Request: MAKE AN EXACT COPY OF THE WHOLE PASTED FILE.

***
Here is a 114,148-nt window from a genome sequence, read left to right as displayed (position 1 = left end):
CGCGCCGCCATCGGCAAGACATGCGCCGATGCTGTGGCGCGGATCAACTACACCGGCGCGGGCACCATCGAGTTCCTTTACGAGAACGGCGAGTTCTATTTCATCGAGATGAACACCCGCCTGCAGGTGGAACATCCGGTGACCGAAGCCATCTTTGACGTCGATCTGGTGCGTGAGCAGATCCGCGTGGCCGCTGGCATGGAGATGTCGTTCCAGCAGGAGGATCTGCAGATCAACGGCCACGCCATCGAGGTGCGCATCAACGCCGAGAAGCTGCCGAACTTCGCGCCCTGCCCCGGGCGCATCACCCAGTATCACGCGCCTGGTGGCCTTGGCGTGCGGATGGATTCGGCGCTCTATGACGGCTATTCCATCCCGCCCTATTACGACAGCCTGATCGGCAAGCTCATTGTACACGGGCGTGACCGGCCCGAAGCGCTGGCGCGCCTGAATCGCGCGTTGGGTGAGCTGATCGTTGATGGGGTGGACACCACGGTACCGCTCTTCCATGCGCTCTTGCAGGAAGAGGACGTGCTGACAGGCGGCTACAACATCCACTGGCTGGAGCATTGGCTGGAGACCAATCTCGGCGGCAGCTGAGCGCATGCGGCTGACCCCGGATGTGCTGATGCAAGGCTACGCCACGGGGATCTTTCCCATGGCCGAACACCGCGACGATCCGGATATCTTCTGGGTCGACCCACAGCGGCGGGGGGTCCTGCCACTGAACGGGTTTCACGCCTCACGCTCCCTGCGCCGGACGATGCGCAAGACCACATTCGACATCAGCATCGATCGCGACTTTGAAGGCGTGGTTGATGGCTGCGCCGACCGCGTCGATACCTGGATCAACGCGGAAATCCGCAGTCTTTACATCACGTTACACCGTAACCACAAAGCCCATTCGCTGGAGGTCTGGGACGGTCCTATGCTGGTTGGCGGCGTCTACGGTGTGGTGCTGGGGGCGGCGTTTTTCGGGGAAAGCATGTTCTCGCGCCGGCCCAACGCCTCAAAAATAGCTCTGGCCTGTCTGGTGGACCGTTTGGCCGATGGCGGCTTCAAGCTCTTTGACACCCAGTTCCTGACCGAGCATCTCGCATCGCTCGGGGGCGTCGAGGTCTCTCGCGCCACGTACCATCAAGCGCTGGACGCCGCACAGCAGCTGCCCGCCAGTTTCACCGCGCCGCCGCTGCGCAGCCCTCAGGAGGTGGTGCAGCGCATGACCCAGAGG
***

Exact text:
Here is a 114,148-nt window from a genome sequence, read left to right as displayed (position 1 = left end):
CGCGCCGCCATCGGCAAGACATGCGCCGATGCTGTGGCGCGGATCAACTACACCGGCGCGGGCACCATCGAGTTCCTTTACGAGAACGGCGAGTTCTATTTCATCGAGATGAACACCCGCCTGCAGGTGGAACATCCGGTGACCGAAGCCATCTTTGACGTCGATCTGGTGCGTGAGCAGATCCGCGTGGCCGCTGGCATGGAGATGTCGTTCCAGCAGGAGGATCTGCAGATCAACGGCCACGCCATCGAGGTGCGCATCAACGCCGAGAAGCTGCCGAACTTCGCGCCCTGCCCCGGGCGCATCACCCAGTATCACGCGCCTGGTGGCCTTGGCGTGCGGATGGATTCGGCGCTCTATGACGGCTATTCCATCCCGCCCTATTACGACAGCCTGATCGGCAAGCTCATTGTACACGGGCGTGACCGGCCCGAAGCGCTGGCGCGCCTGAATCGCGCGTTGGGTGAGCTGATCGTTGATGGGGTGGACACCACGGTACCGCTCTTCCATGCGCTCTTGCAGGAAGAGGACGTGCTGACAGGCGGCTACAACATCCACTGGCTGGAGCATTGGCTGGAGACCAATCTCGGCGGCAGCTGAGCGCATGCGGCTGACCCCGGATGTGCTGATGCAAGGCTACGCCACGGGGATCTTTCCCATGGCCGAACACCGCGACGATCCGGATATCTTCTGGGTCGACCCACAGCGGCGGGGGGTCCTGCCACTGAACGGGTTTCACGCCTCACGCTCCCTGCGCCGGACGATGCGCAAGACCACATTCGACATCAGCATCGATCGCGACTTTGAAGGCGTGGTTGATGGCTGCGCCGACCGCGTCGATACCTGGATCAACGCGGAAATCCGCAGTCTTTACATCACGTTACACCGTAACCACAAAGCCCATTCGCTGGAGGTCTGGGACGGTCCTATGCTGGTTGGCGGCGTCTACGGTGTGGTGCTGGGGGCGGCGTTTTTCGGGGAAAGCATGTTCTCGCGCCGGCCCAACGCCTCAAAAATAGCTCTGGCCTGTCTGGTGGACCGTTTGGCCGATGGCGGCTTCAAGCTCTTTGACACCCAGTTCCTGACCGAGCATCTCGCATCGCTCGGGGGCGTCGAGGTCTCTCGCGCCACGTACCATCAAGCGCTGGACGCCGCACAGCAGCTGCCCGCCAGTTTCACCGCGCCGCCGCTGCGCAGCCCTCAGGAGGTGGTGCAGCGCATGACCCAGAGG